Steven F. Udvar-Hazy Center: South hangar panorama, including Vought OS2U-3 Kingfisher seaplane, B-29 Enola Gay

Quoting Smithsonian National Air and Space Museum | Vought OS2U-3 Kingfisher:

 

The Kingfisher was the U.S. Navy's primary ship-based, scout and observation aircraft during World War II. Revolutionary spot welding techniques gave it a smooth, non-buckling fuselage structure. Deflector plate flaps that hung from the wing's trailing edge and spoiler-augmented ailerons functioned like extra flaps to allow slower landing speeds. Most OS2Us operated in the Pacific, where they rescued many downed airmen, including World War I ace Eddie Rickenbacker and the crew of his B-17 Flying Fortress.

 

In March 1942, this airplane was assigned to the battleship USS Indiana. It later underwent a six-month overhaul in California, returned to Pearl Harbor, and rejoined the Indiana in March 1944. Lt. j.g. Rollin M. Batten Jr. was awarded the Navy Cross for making a daring rescue in this airplane under heavy enemy fire on July 4, 1944.

 

Transferred from the United States Navy.

 

Manufacturer:

Vought-Sikorsky Aircraft Division

 

Date:

1937

 

Country of Origin:

United States of America

 

Dimensions:

Overall: 15ft 1 1/8in. x 33ft 9 1/2in., 4122.6lb., 36ft 1 1/16in. (460 x 1030cm, 1870kg, 1100cm)

 

Materials:

Wings covered with fabric aft of the main spar

 

Physical Description:

Two-seat monoplane, deflector plate flaps hung from the trailing edge of the wing, ailerons drooped at low airspeeds to function like extra flaps, spoilers.

 

• • • • •

 

Quoting Smithsonian National Air and Space Museum | Boeing B-29 Superfortress "Enola Gay":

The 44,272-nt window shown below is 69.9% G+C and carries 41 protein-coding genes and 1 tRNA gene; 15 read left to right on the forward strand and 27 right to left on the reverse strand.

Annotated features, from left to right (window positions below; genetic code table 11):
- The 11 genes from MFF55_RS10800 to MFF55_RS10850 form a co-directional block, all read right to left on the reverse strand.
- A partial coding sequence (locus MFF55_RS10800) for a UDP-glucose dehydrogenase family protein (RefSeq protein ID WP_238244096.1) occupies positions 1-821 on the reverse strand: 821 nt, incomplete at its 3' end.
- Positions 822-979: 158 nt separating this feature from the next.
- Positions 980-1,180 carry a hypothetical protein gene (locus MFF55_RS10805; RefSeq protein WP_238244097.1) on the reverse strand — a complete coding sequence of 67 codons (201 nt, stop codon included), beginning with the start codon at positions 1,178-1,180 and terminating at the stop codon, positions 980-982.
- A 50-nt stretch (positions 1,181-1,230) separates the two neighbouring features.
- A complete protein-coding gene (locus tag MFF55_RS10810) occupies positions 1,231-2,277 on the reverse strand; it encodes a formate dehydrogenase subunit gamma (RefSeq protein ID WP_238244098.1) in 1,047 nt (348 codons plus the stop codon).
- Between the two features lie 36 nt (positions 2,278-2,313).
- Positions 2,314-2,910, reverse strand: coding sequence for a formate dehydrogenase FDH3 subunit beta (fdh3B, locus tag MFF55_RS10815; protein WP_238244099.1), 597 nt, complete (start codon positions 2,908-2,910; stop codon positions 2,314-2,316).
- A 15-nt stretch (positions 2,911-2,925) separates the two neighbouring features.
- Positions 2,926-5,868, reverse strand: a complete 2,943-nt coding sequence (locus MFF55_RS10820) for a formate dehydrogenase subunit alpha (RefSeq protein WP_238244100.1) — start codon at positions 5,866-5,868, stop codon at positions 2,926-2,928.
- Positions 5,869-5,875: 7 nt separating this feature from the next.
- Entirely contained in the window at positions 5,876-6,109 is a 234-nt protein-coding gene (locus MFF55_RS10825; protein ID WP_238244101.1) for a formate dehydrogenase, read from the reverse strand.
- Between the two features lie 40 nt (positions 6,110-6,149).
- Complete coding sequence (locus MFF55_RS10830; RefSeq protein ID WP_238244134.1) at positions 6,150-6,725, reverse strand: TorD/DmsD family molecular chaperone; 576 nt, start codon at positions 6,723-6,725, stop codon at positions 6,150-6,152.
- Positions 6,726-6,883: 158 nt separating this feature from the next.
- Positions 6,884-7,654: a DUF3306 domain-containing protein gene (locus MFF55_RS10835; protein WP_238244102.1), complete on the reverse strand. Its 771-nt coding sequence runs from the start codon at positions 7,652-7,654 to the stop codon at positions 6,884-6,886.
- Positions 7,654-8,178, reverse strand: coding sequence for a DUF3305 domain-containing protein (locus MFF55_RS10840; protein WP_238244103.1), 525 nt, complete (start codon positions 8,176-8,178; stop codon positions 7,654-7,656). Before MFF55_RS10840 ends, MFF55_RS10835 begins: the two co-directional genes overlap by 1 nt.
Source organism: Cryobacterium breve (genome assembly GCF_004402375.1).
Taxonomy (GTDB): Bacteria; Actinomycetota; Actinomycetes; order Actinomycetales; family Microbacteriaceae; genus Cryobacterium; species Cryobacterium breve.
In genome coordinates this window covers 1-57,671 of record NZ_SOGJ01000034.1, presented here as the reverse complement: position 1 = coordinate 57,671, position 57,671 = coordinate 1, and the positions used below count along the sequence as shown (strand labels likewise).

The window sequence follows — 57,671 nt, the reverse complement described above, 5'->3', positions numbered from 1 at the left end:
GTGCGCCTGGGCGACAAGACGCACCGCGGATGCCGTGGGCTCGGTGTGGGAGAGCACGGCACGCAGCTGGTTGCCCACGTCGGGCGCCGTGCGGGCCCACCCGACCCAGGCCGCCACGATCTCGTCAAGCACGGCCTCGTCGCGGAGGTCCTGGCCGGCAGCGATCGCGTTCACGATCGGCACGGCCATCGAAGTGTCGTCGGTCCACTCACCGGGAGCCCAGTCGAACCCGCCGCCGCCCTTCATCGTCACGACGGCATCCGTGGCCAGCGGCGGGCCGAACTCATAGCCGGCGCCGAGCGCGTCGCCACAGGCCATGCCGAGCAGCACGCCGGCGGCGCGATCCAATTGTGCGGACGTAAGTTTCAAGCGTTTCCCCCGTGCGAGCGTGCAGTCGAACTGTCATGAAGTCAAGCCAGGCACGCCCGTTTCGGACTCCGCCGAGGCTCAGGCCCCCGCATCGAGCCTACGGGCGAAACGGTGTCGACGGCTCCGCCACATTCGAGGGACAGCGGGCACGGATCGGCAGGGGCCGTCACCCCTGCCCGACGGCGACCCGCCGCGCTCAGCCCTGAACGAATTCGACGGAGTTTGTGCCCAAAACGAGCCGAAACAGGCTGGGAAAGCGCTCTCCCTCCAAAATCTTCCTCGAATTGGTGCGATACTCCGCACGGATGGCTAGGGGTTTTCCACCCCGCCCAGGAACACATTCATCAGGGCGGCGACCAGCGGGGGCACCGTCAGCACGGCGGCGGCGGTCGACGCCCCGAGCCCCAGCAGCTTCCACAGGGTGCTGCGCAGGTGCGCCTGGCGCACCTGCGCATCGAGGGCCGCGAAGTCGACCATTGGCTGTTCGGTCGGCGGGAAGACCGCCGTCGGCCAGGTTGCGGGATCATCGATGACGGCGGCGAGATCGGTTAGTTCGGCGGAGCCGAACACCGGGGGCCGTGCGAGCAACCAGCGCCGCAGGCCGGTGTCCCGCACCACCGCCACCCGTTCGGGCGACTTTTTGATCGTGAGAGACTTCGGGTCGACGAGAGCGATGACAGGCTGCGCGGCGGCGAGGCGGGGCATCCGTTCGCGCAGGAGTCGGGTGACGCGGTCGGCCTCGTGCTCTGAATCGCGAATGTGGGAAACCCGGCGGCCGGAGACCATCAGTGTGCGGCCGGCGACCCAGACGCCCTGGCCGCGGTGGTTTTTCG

Boeing's B-29 Superfortress was the most sophisticated propeller-driven bomber of World War II and the first bomber to house its crew in pressurized compartments. Although designed to fight in the European theater, the B-29 found its niche on the other side of the globe. In the Pacific, B-29s delivered a variety of aerial weapons: conventional bombs, incendiary bombs, mines, and two nuclear weapons.

 

On August 6, 1945, this Martin-built B-29-45-MO dropped the first atomic weapon used in combat on Hiroshima, Japan. Three days later, Bockscar (on display at the U.S. Air Force Museum near Dayton, Ohio) dropped a second atomic bomb on Nagasaki, Japan. Enola Gay flew as the advance weather reconnaissance aircraft that day. A third B-29, The Great Artiste, flew as an observation aircraft on both missions.

 

Transferred from the United States Air Force.

 

Manufacturer:

Boeing Aircraft Co.

Martin Co., Omaha, Nebr.

 

Date:

1945

 

Country of Origin:

United States of America

 

Dimensions:

Overall: 900 x 3020cm, 32580kg, 4300cm (29ft 6 5/16in. x 99ft 1in., 71825.9lb., 141ft 15/16in.)

 

Materials:

Polished overall aluminum finish

 

Physical Description:

Four-engine heavy bomber with semi-monoqoque fuselage and high-aspect ratio wings. Polished aluminum finish overall, standard late-World War II Army Air Forces insignia on wings and aft fuselage and serial number on vertical fin; 509th Composite Group markings painted in black; "Enola Gay" in black, block letters on lower left nose.

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Taken on May 24, 2011
  • 18-200mm f/3.5-5.6
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  • 18.3 mm
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